Sunnylands: historic estate and gardens in Southern California

Slow down the pace at Sunnylands gardens

 

Often called “the West Coast Camp David,” Sunnylands, the estate of billionaire Walter and Leonore Annenberg, should be on every Southern California visitor’s list of ‘things to see.’ Open to the public as of March 2012, it has quickly become one of Rancho Mirage’s most popular attractions. The 200-acre property encompasses a desert botanical garden, a visitors center with art gallery, gift shop, café and the 25,000 sq. ft. historic home.

From the mid 1960s until Mrs. Annenberg’s death in 2009, Sunnylands was a private home. Walter, who died in 2002, made his millions in the publishing industry, and later became an ambassador to the United Kingdom. He and his wife hosted Hollywood celebrities, several U.S. presidents and foreign diplomats at their desert modernist home, designed in the 1960s by architect A. Quincy Jones. Even today, Sunnylands continues to be the site of many political retreats and diplomatic summits. A recent one brought politicians and government officials to discuss U.S.-Mexico relations.

Now the public may tour the home on a limited basis. Tickets are only released on the first and 15th of each month except July 15 and August 1st at a cost of $35 per person. Because tickets sell out quickly, and well in advance, we weren’t able to tour the home on our visit, but we did have the chance to see the gardens and visitors center. These are open without a charge. Hours are Thursdays through Sundays 9 a.m. to 4 p.m.

A bright, spacious lobby area greets guests as they enter the visitors center. It’s evident in the lobby, a fusion of sunlight and building materials was carefully mapped out by architects. They followed the vision by the Annenbergs who sought to allow as much sunlight as much as possible throughout their home. This has extended to the design of the visitors center.

Late fall blossoms at SunnylandsAt Sunnylands, the use of sunlight comprises so much more than simple daylight or sunshine. Architects were clearly ‘leading edge’ with their innovative use of sustainability practices, eco-friendly design and construction. Sunlight becomes an artistic medium for aesthetic expression.

Arizonans who make the three to four hour drive to Sunnylands from Arizona for either a long day trip or as part of a weekend getaway to the Palm Springs-Coachella Valley area, should allow extra time to walk the well-planned and manicured gardens. Those who are frequent visitors at Desert Botanical Gardens and Boyce Thompson Arboretum already know this: you don’t want to zip along through these nature paths. That’s why there are so many benches — to stop and take it all in. And there are a multitude of images to absorb at every turn.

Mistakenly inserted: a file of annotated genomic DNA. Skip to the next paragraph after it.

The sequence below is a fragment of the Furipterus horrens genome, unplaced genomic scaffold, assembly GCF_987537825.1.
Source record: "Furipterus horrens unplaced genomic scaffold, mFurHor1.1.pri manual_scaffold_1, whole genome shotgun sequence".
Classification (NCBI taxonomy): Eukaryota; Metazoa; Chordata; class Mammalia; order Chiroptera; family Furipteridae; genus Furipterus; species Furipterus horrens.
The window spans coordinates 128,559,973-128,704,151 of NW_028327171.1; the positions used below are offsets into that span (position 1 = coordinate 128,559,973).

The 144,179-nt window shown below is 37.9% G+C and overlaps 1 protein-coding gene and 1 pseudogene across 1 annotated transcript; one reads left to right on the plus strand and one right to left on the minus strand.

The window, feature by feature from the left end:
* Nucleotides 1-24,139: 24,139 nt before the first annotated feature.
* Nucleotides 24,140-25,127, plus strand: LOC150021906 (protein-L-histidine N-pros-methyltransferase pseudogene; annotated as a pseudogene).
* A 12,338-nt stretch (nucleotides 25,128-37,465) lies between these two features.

After a tour of the gardens, peruse the lobby with its wide spans of plate glass. I recommend watching the two short videos describing the Annenbergs’ lives, their vision for their estate and their legacy. It’s fascinating to learn how the house design and construction evolved. What’s most notable about the Annenbergs is not their home or their beautiful property — it’s their efforts in philanthropy. The Annenbergs, through the Annenberg Foundation, have made very generous gifts in the areas of education, arts and healthcare. Plus, their vision to establish their estate as a site for stabilizing international relations continues.

Sunnylands visitors will see a sampling of the Annenberg’s art collections in the center galleries. Many famous artists from a variety of periods are represented. Consider ending a visit to Sunnylands with a browse through the gift shop or a relaxing lunch at the café’s outdoor patio.

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Galleries display silver-gilt dinnerware from the Annenbergs' collection

Sunnylands gardens and visitors center

Interactive, educational gallery exhibits

Sunnylands visitors center

 

San Jacinto Mountains provide a nice backdrop for Sunnylands gardens

 

 

Five Reasons to dine at Babe’s Brewhouse in Rancho Mirage

Babe's Bar-B-Que and Brewhouse beer sampler

After a short but steep morning hike in the desert mountains of Rancho Mirage, Calif., (see previous post), we opted for lunch at Babe’s Bar-B-Que and Brewhouse. Hot, tired, thirsty and hungry, we may have found any restaurant option more than adequate, but we were authentically impressed with this casual barbecue eatery at The River shopping center. So here are five reasons we’ll be returning to Babe’s:

1. Barbecue. We loved the large variety menu selections of barbecue sandwiches, combination plates and platters. Our lunch sandwich temptations included choices of chicken, pork, sausage, brisket or tri-tip with two side selections of French fries, sweet potato fries, cole slaw, baked beans or turkey chili. As a no-risk diner, I stayed on the conservative side and ordered a simple sandwich lunch but other menu selections that raised my interest were: the tri-tip or shrimp po’ boy, or the smoked black angus short rib sandwich with hot link sausage, brisket, grilled onions, pickles with Babe’s spicy sauce. My pulled pork sandwich plate comprised two sandwiches. The meat was tender and juicy and dabbled with Babe’s own barbecue sauce. It wasn’t smothered with sauce, as others have attempted, as if to mask a tough meat cut or to soften up a dried, overcooked brisket. Only negative about this sandwich: it was served on a white refined flour bun. Babe’s barbecue sauce compensated for the bun drawback — it’s just the right balance of smoke, spice and sweet to pair with pork, or any barbecue meat.